2. WhatsApp, Facebook’s messaging app. Similarly to Citymapper, WhatsApp provides a service many, many other apps do: a platform for sharing content with your social circle. Like Citymapper, it manages to outshine the competition in one, unexpected way: it got many of friends, who had never shared anything on any other social platform before, share photos and text and participate in conversations.  I credit this newfound sharing capability to WhatsApp’s instinctive UI, which makes it extremely easy to post content, coupled with the security of posting to a closed and known group. There is no unintended sharing to larger groups on WhatsApp or a chance of the content being reshared and I think it is this limitation that has prompted my social circle to share more often.

So what’s your favorite app?

Maps: a little feature that makes a big difference

My San Francisco, with way too many yellow dots to be useful.

Google Maps has launched a new, smallish feature has been on my list of feature requests for a long time. It consists of giving users more options than a yellow star when saving a place. I love this feature because, as you will see on the right, I save a lot of places. The problem is that saving so many places renders this feature practically useless – who can see the forest for the trees?

Place saving options

Google decided that the new categories to mark special locations, other than a yellow star, are Want to Go and Favorites. Other than those three, users can add their own, custom titles for new categories, called lists.

What I liked:

  1. Different colors for different categories allow users to better identify spots on a map without clicking each one for more information.
  2. Custom lists can save different types of places such as Bakeries, Brunch Spots, Good Hikes, etc. This flexibility is welcome.
  3. There are also three other types of locations with special marks:
    • Events and appointments on the map along with their time and date, which disappear after the event is over.
    • Addresses of select contacts in gray.
    • Spots of interest including photo-worthy tourist stops (marked with a brown camera) and landmarks like museums and important buildings (marked with a brown castle/tower.)
    • Spots that I’ve searched before without saving, though I’m not sure what the criteria for these places are yet.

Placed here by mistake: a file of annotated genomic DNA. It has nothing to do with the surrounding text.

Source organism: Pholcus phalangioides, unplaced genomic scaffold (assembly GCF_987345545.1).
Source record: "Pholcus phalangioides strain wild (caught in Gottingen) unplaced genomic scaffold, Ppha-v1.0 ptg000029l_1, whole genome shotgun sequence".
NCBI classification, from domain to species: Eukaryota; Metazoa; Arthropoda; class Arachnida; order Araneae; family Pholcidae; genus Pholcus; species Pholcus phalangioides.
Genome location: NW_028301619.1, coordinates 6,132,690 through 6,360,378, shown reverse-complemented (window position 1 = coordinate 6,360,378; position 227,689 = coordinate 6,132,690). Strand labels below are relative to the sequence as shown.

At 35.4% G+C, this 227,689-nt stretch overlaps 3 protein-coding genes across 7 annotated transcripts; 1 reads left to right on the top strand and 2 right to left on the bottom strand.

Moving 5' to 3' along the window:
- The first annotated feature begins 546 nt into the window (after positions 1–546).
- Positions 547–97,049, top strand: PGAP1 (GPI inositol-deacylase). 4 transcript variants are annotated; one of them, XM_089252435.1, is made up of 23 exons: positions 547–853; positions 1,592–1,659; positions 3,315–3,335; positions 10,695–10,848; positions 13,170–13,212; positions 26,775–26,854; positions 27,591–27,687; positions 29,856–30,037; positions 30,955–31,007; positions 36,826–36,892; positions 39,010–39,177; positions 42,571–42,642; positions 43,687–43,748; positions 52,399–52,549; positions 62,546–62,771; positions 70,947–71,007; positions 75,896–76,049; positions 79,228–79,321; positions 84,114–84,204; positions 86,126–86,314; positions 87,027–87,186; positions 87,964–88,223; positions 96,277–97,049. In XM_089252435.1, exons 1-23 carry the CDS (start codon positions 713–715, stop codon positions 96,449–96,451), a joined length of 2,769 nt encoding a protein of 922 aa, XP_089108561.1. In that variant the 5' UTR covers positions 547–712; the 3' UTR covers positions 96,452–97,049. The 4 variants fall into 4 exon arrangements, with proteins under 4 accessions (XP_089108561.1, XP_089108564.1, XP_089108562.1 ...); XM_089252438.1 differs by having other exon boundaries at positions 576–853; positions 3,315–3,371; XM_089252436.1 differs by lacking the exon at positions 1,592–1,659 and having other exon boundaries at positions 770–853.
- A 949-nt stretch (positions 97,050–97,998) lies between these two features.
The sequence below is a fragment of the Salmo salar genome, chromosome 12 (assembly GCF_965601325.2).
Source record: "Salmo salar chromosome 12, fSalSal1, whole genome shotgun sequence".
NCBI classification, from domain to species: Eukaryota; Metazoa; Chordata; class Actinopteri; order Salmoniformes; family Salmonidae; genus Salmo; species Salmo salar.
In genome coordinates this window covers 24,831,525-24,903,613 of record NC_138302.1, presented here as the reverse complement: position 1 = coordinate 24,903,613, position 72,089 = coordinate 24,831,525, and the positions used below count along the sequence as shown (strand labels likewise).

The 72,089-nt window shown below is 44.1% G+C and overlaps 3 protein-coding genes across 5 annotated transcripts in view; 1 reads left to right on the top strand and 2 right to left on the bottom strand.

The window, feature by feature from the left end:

• Stores are occasionally marked with a red shopping bag but like other spots, it’s not clear what the rules are for marking them.

All in all, it makes it much easier to see what’s nearby or what’s close to my planned route. That said, I do have a few minor suggestions.

  1. “Want to go” and “Favorites” are two sides of the same coin: the former is before you go, the latter, hopefully, after. Are users supposed to go back and switch the marks after a positive visit? Perhaps Maps can prompt this change after a user has visited the place?
  2. No matter how many extra categories a user defines, they will always be marked with turquoise on the map. This makes the customization useless after one category. Can we have more colors please?
  3. Google can read my appointments from Calendar and email but (understandably) cannot get them from other, non-Google sources such as Slack and Messenger. It would be great to have a way to “send” appointments to Maps.

Finally,  what I love about Maps is that even though it’s extremely efficient in its most basic use case, finding place A and B and getting from one to the other, it never stops adding features that improve the product in different ways for, perhaps, different groups of users. Also, Maps is bucking the trend to spin out features from multi-functional apps into their own standalone app which makes for more efficient interaction but another split moment to decide what app to open. 

Maps is an app I use every day, sometimes several times a day. I rely on it to get places. Any other feature needs to enhance that basic case but also not get in its way. The new place markers do that well.

Super Bowl 2017 advertising: social media is on the sidelines

My favorite Super Bowl moment: the Schuyler sisters, Renee Elise Goldsberry, Phillipa Soo, and Jasmine Cephas Jones, sing America the Beautiful before the game.

My favorite Super Bowl moment: the Schuyler sisters, Renee Elise Goldsberry, Phillipa Soo, and Jasmine Cephas Jones, sing America the Beautiful before the game.

Even when the actual football is as exciting as it was Sunday, I still watch the Super Bowl for the ads. It never fails to bring out the most interesting, creative, and funny spots, where most brands just want to stand out. This year a 30-second ad spot cost a bit over $5 million and over 113 million Americans watched the game. Last year 112.6 million people watched, easily making it the most watched show in the US for 2016. As a comparison, in second place for 2016 was the post-game show, which drew around 70 million viewers. In third place was the exciting 7th World Series game, which drew a bit over 40 million people. There is nothing like the Super Bowl for getting a lot of Americans watching the TV at the same time.